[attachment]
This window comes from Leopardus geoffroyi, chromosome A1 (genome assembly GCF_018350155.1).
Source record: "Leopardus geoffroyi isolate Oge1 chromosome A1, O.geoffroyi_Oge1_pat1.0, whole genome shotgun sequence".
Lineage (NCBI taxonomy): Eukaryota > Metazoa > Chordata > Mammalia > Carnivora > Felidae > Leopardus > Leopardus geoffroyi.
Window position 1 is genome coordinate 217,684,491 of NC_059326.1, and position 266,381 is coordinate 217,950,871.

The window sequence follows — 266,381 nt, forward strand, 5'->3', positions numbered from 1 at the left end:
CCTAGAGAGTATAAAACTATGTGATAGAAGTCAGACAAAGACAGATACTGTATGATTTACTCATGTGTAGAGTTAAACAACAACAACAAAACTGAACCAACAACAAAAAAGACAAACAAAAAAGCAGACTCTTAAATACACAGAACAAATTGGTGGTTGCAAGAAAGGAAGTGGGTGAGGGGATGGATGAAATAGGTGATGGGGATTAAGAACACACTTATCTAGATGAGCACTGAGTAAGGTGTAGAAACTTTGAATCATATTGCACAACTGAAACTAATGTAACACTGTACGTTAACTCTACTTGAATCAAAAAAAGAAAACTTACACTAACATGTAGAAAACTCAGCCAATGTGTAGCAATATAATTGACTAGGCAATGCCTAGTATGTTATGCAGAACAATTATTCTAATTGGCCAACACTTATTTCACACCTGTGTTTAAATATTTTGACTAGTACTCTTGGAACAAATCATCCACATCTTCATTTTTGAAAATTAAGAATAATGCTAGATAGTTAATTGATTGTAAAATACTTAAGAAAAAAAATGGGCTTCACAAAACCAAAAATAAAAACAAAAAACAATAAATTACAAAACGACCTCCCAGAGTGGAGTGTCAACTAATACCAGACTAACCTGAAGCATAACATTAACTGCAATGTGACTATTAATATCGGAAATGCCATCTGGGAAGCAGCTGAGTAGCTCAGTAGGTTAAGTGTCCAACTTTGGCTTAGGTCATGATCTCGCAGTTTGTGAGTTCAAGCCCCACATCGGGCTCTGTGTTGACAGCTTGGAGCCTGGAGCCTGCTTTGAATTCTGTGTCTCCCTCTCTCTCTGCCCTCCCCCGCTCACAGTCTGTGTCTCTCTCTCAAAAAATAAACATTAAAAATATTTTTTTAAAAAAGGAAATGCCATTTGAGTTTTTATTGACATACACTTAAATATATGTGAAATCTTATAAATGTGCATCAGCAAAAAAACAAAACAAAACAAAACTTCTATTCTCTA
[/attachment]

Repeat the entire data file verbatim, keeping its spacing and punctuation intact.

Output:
This window comes from Leopardus geoffroyi, chromosome A1 (genome assembly GCF_018350155.1).
Source record: "Leopardus geoffroyi isolate Oge1 chromosome A1, O.geoffroyi_Oge1_pat1.0, whole genome shotgun sequence".
Lineage (NCBI taxonomy): Eukaryota > Metazoa > Chordata > Mammalia > Carnivora > Felidae > Leopardus > Leopardus geoffroyi.
Window position 1 is genome coordinate 217,684,491 of NC_059326.1, and position 266,381 is coordinate 217,950,871.

The window sequence follows — 266,381 nt, forward strand, 5'->3', positions numbered from 1 at the left end:
CCTAGAGAGTATAAAACTATGTGATAGAAGTCAGACAAAGACAGATACTGTATGATTTACTCATGTGTAGAGTTAAACAACAACAACAAAACTGAACCAACAACAAAAAAGACAAACAAAAAAGCAGACTCTTAAATACACAGAACAAATTGGTGGTTGCAAGAAAGGAAGTGGGTGAGGGGATGGATGAAATAGGTGATGGGGATTAAGAACACACTTATCTAGATGAGCACTGAGTAAGGTGTAGAAACTTTGAATCATATTGCACAACTGAAACTAATGTAACACTGTACGTTAACTCTACTTGAATCAAAAAAAGAAAACTTACACTAACATGTAGAAAACTCAGCCAATGTGTAGCAATATAATTGACTAGGCAATGCCTAGTATGTTATGCAGAACAATTATTCTAATTGGCCAACACTTATTTCACACCTGTGTTTAAATATTTTGACTAGTACTCTTGGAACAAATCATCCACATCTTCATTTTTGAAAATTAAGAATAATGCTAGATAGTTAATTGATTGTAAAATACTTAAGAAAAAAAATGGGCTTCACAAAACCAAAAATAAAAACAAAAAACAATAAATTACAAAACGACCTCCCAGAGTGGAGTGTCAACTAATACCAGACTAACCTGAAGCATAACATTAACTGCAATGTGACTATTAATATCGGAAATGCCATCTGGGAAGCAGCTGAGTAGCTCAGTAGGTTAAGTGTCCAACTTTGGCTTAGGTCATGATCTCGCAGTTTGTGAGTTCAAGCCCCACATCGGGCTCTGTGTTGACAGCTTGGAGCCTGGAGCCTGCTTTGAATTCTGTGTCTCCCTCTCTCTCTGCCCTCCCCCGCTCACAGTCTGTGTCTCTCTCTCAAAAAATAAACATTAAAAATATTTTTTTAAAAAAGGAAATGCCATTTGAGTTTTTATTGACATACACTTAAATATATGTGAAATCTTATAAATGTGCATCAGCAAAAAAACAAAACAAAACAAAACTTCTATTCTCTA